The terms ‘OKRs’ and ‘performance objectives’ are often thrown around in the same conversations and even used interchangeably. But, while they’re both related to performance management, these two terms have distinct, different meanings.
At a high-level, OKRs are business-centric, while performance objectives are employee-centric, but there are many more subtle nuances between the two. Read on to learn the similarities between OKRs and performance management, the differences, and how to use them together to help your organization and employees set effective and measurable goals.
What Are the Differences Between OKRs and Performance Objectives?
While OKRs and performance objectives are both types of goals, they have a few key differences. Here’s a closer look at what each term means, where their meanings overlap, and how they differ.
The acronym OKR stands for “objective and key results,” which is a popular goal-setting framework used by businesses to define and measure success across an organization. First introduced decades ago by management scientist and former Intel CEO Andy Grove, OKRs have since been popularized by large corporations like Google, Walmart, LinkedIn, and more.
As the name suggests, OKRs have two distinct components:
- A single objective, or goal you’re setting out to achieve, like, for example, “Increase sales revenue to $3.5 million in Q1,” for a sales team.
- Two to five key results, or actions you plan to take to achieve your goal. Continuing with the previous sales team example, this could be things like, “Hire two new inbound sales representatives,” “Increase upsell/cross-sell revenue by 15%,” and “Generate 530 new customer sign-ups.”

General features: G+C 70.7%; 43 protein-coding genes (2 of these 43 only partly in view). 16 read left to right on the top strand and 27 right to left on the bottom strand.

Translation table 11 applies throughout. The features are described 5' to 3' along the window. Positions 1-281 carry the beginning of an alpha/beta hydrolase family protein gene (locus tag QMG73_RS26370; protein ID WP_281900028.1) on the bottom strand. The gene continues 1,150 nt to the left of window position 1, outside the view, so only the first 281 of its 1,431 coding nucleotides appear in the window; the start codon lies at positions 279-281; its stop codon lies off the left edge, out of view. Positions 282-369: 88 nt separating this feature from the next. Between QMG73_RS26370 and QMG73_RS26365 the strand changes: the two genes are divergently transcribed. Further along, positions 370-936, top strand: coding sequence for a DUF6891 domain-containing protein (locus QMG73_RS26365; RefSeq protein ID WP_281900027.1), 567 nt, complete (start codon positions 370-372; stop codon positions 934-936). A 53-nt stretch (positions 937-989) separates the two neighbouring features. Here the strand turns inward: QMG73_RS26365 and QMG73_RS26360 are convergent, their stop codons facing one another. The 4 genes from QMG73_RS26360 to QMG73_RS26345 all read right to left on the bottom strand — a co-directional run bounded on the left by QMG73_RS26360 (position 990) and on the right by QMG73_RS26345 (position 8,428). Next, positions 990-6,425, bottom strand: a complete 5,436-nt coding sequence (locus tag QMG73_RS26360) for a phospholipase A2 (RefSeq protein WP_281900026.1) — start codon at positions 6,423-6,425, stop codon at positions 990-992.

Key results help evaluate how successful your organization, department, or team is at meeting or exceeding its overall objective. Throughout the course of a given goal’s time frame (whether that’s quarterly, biannually, or annually), your company can track the progress that’s been made toward the key results to see whether you’re ahead of, falling behind on, or on the right pace to meet your goals.
To learn more about OKRs, like how to set them effectively and use goals to inspire employees, download our eBook, The Complete Guide to OKRs.
Performance objectives, on the other hand, are employee-centric. These goals are set at the employee level and used to measure an individual’s performance against their role and job-level expectations. An employee and their manager typically set performance objectives at the start of the year or quarter to help align the pair on performance expectations for the coming review period. HR teams usually assist in the administrative side of performance objectives, helping ensure employees and managers have a designated place to store and reference these goals after they’ve been created.
Employee goals are then typically referenced during quarterly, biannual, or annual performance reviews to determine an individual’s overall performance. Like OKRs, performance objectives should be attainable, but also ambitious so they motivate employees to do their best work and give them something to strive for.
Most organizations use a top-down approach for goal-setting, where a department or team‘s OKRs help determine an individual’s performance objectives. This is known as a cascading goal framework, meaning the department and team goals should “cascade down” to the individual level, or guide the formation of goals at the employee level so everyone’s work is aligned and directed toward reaching the larger organizational goals.
This alignment can help employees better understand how their contributions impact business success and enable them to find more meaning in their work. So, while OKRs impact personal performance objectives, these two goal frameworks differ based on the level of the organization they hold accountable.
OKRs and Performance Objectives Side by Side
Here’s a quick glance at everything we’ve covered about OKRs and performance objectives so far.